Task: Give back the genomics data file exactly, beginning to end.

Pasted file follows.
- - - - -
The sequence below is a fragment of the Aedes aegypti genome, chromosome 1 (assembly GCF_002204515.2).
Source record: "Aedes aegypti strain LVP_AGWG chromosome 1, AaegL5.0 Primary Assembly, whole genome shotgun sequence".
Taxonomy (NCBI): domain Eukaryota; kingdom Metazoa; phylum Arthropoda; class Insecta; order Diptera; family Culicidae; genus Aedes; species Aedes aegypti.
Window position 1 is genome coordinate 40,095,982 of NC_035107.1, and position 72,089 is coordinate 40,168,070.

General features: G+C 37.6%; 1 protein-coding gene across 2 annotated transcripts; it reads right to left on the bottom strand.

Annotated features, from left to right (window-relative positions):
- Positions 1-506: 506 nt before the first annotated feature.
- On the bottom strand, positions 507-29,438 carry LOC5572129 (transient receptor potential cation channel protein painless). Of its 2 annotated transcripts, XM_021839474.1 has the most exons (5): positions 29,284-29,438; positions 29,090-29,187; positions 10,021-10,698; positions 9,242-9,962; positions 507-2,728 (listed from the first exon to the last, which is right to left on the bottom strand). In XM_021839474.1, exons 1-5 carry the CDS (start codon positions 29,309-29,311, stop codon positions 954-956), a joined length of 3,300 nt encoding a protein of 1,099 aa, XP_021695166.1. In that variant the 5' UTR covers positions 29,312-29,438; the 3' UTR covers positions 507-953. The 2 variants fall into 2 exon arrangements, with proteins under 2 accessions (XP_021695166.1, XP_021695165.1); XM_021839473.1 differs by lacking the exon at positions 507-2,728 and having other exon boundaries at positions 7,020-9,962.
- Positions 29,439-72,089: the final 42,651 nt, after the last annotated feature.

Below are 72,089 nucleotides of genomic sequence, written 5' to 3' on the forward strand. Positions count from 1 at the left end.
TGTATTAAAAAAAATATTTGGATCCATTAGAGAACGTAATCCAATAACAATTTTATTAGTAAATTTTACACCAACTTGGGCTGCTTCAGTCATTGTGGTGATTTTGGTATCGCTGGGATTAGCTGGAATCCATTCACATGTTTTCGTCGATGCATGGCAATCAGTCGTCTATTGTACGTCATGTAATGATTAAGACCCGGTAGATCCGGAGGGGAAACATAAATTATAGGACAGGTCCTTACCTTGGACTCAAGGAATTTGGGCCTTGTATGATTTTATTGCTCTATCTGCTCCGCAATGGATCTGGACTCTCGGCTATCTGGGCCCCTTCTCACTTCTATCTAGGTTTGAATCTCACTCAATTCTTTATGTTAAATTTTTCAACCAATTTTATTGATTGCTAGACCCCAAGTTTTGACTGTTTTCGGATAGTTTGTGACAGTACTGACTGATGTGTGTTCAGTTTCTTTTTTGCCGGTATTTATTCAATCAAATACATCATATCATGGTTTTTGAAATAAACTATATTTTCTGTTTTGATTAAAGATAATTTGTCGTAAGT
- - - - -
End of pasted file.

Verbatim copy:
The sequence below is a fragment of the Aedes aegypti genome, chromosome 1 (assembly GCF_002204515.2).
Source record: "Aedes aegypti strain LVP_AGWG chromosome 1, AaegL5.0 Primary Assembly, whole genome shotgun sequence".
Taxonomy (NCBI): domain Eukaryota; kingdom Metazoa; phylum Arthropoda; class Insecta; order Diptera; family Culicidae; genus Aedes; species Aedes aegypti.
Window position 1 is genome coordinate 40,095,982 of NC_035107.1, and position 72,089 is coordinate 40,168,070.

General features: G+C 37.6%; 1 protein-coding gene across 2 annotated transcripts; it reads right to left on the bottom strand.

Annotated features, from left to right (window-relative positions):
- Positions 1-506: 506 nt before the first annotated feature.
- On the bottom strand, positions 507-29,438 carry LOC5572129 (transient receptor potential cation channel protein painless). Of its 2 annotated transcripts, XM_021839474.1 has the most exons (5): positions 29,284-29,438; positions 29,090-29,187; positions 10,021-10,698; positions 9,242-9,962; positions 507-2,728 (listed from the first exon to the last, which is right to left on the bottom strand). In XM_021839474.1, exons 1-5 carry the CDS (start codon positions 29,309-29,311, stop codon positions 954-956), a joined length of 3,300 nt encoding a protein of 1,099 aa, XP_021695166.1. In that variant the 5' UTR covers positions 29,312-29,438; the 3' UTR covers positions 507-953. The 2 variants fall into 2 exon arrangements, with proteins under 2 accessions (XP_021695166.1, XP_021695165.1); XM_021839473.1 differs by lacking the exon at positions 507-2,728 and having other exon boundaries at positions 7,020-9,962.
- Positions 29,439-72,089: the final 42,651 nt, after the last annotated feature.

Below are 72,089 nucleotides of genomic sequence, written 5' to 3' on the forward strand. Positions count from 1 at the left end.
TGTATTAAAAAAAATATTTGGATCCATTAGAGAACGTAATCCAATAACAATTTTATTAGTAAATTTTACACCAACTTGGGCTGCTTCAGTCATTGTGGTGATTTTGGTATCGCTGGGATTAGCTGGAATCCATTCACATGTTTTCGTCGATGCATGGCAATCAGTCGTCTATTGTACGTCATGTAATGATTAAGACCCGGTAGATCCGGAGGGGAAACATAAATTATAGGACAGGTCCTTACCTTGGACTCAAGGAATTTGGGCCTTGTATGATTTTATTGCTCTATCTGCTCCGCAATGGATCTGGACTCTCGGCTATCTGGGCCCCTTCTCACTTCTATCTAGGTTTGAATCTCACTCAATTCTTTATGTTAAATTTTTCAACCAATTTTATTGATTGCTAGACCCCAAGTTTTGACTGTTTTCGGATAGTTTGTGACAGTACTGACTGATGTGTGTTCAGTTTCTTTTTTGCCGGTATTTATTCAATCAAATACATCATATCATGGTTTTTGAAATAAACTATATTTTCTGTTTTGATTAAAGATAATTTGTCGTAAGT